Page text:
Note: Of course - one could glue all the parts together - on the blade tang - in one step. But I still do not dare to shape the handle with the blade in place (unless there is no other way), plus in this case the blade would be getting in the way of shaping the handle. So I do it the round about way.

Once the glue cured I would cut off the excess wood (the block was wider than necessary for the handle, but I prefer to keep it that way up to gluing), grind it to shape and hand sand it on a sanding block up to #180 grit. I would also check whether the blade can be inserted. Often small bits of glue leak in the dowel slot and need to be removed with a flat needle file or rasp.

Cleaning and then squaring up the handle block after gluing. 
Before I would proceed with coarse shaping I would insert the blade and check for alignment. if the blade would not be aligned with the expected axis of the handle If the blade would not be in line with the expected axis of the handle (I know the middle point on the bottom side of the handle as I marked it with a tap before I started to drill) I would re-draw the axes to make sure that the further shaping happens around the axis of the blade.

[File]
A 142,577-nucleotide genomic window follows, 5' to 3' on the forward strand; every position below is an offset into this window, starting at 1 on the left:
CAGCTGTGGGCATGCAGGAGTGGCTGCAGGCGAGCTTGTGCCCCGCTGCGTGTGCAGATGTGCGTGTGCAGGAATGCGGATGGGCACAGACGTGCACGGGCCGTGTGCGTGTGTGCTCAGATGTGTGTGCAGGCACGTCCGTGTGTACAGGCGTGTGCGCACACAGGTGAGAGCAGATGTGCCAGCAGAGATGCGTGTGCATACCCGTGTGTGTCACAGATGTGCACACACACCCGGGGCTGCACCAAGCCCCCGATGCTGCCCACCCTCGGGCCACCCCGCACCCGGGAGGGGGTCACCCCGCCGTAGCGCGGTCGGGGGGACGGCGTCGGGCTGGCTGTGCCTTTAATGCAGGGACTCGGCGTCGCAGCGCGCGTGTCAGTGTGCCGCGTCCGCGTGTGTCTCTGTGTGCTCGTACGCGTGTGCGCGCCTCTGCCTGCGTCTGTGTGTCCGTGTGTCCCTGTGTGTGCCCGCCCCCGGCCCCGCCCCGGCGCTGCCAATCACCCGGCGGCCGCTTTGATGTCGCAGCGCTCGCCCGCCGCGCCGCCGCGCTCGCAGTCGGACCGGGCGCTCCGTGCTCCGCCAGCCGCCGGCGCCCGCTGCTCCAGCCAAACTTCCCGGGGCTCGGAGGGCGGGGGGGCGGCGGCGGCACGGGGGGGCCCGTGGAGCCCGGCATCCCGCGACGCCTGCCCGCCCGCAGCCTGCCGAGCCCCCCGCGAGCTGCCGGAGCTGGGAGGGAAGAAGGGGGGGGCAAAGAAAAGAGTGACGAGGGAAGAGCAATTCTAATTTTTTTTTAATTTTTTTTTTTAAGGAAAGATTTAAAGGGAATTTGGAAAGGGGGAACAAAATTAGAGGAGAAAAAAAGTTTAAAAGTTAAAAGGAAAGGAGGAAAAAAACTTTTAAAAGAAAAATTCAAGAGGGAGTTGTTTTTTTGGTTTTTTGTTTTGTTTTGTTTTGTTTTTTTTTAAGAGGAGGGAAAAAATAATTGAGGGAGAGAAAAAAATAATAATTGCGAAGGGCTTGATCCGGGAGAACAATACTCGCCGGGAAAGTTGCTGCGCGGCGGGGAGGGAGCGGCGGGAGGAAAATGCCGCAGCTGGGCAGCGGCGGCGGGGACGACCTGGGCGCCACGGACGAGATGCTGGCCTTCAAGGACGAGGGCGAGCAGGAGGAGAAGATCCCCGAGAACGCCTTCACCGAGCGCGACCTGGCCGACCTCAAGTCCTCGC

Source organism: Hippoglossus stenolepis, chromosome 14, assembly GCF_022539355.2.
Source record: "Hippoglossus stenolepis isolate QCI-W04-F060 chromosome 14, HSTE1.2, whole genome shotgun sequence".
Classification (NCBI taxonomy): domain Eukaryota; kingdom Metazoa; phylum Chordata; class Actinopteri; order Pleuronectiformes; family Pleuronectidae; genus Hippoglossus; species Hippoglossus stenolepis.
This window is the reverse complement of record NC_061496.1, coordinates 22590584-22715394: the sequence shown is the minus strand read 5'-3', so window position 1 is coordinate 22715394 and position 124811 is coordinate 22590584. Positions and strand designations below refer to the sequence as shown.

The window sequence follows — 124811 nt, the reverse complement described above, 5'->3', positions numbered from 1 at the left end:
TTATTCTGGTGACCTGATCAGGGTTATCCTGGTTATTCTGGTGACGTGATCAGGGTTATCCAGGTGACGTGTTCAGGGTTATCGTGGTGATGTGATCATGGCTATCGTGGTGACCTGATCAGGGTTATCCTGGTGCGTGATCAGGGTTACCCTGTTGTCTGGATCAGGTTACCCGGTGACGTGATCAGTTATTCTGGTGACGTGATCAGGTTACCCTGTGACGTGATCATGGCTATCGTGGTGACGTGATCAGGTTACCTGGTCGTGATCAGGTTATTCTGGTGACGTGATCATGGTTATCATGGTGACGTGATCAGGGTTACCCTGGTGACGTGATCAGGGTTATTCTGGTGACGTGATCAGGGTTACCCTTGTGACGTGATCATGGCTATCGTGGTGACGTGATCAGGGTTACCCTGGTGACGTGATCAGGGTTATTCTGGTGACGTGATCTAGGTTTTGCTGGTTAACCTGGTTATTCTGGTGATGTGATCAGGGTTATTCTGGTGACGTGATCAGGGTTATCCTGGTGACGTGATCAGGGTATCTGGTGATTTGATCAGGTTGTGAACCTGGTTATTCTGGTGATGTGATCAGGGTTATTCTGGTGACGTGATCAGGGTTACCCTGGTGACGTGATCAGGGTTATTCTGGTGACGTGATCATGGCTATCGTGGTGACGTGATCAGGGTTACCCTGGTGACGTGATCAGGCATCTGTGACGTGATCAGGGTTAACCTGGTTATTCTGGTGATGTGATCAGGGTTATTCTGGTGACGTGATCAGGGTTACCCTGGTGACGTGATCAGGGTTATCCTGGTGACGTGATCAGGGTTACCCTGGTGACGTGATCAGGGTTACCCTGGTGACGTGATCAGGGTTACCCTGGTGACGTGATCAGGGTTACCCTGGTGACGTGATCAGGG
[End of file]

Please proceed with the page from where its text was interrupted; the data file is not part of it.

Checking the blade alignment relative to the handle.

Cleaning up the block on #80 and #180 sandpaper.
At this stage the handle was ready for the coarse shaping - that means I would draw lines on all sides of the handle that would reflect (slightly oversized) future taper of the handle. In this case the taper was not supposed to be too pronounced. I would do the coarse shaping with a #40 belt and then clean up the blade again by hand with #80 and #180 sandpaper.

With the handle ground to tapering shape and with all unnecessary excess material removed I would start with final shaping. For that I use (for now) the 125 mm disc sander that is part of my 1x30" baby grinder. I have used a zirconium #150 grit disc. One could get the job done faster with #80 grit, but it also becomes easier for the disc sander to 'grab' the handle out of my hands and send it flying across my shop. Anyhow - I always use a full face shield when working with the disc sander, even though it is a tiny one.